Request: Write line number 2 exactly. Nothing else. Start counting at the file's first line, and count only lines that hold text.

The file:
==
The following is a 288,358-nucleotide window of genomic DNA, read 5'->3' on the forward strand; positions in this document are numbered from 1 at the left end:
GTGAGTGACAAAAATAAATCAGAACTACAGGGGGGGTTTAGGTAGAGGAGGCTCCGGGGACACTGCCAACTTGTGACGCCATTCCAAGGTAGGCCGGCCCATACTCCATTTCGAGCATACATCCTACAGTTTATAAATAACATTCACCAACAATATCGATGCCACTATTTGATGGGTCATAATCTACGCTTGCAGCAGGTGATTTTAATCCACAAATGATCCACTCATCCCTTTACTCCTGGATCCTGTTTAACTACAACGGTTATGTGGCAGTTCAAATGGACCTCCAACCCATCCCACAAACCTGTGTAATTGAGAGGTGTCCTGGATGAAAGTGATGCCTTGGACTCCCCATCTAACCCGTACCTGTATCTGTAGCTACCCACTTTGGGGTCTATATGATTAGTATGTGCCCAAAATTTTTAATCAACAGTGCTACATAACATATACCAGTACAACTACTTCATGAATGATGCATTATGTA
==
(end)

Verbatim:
GTGAGTGACAAAAATAAATCAGAACTACAGGGGGGGTTTAGGTAGAGGAGGCTCCGGGGACACTGCCAACTTGTGACGCCATTCCAAGGTAGGCCGGCCCATACTCCATTTCGAGCATACATCCTACAGTTTATAAATAACATTCACCAACAATATCGATGCCACTATTTGATGGGTCATAATCTACGCTTGCAGCAGGTGATTTTAATCCACAAATGATCCACTCATCCCTTTACTCCTGGATCCTGTTTAACTACAACGGTTATGTGGCAGTTCAAATGGACCTCCAACCCATCCCACAAACCTGTGTAATTGAGAGGTGTCCTGGATGAAAGTGATGCCTTGGACTCCCCATCTAACCCGTACCTGTATCTGTAGCTACCCACTTTGGGGTCTATATGATTAGTATGTGCCCAAAATTTTTAATCAACAGTGCTACATAACATATACCAGTACAACTACTTCATGAATGATGCATTATGTA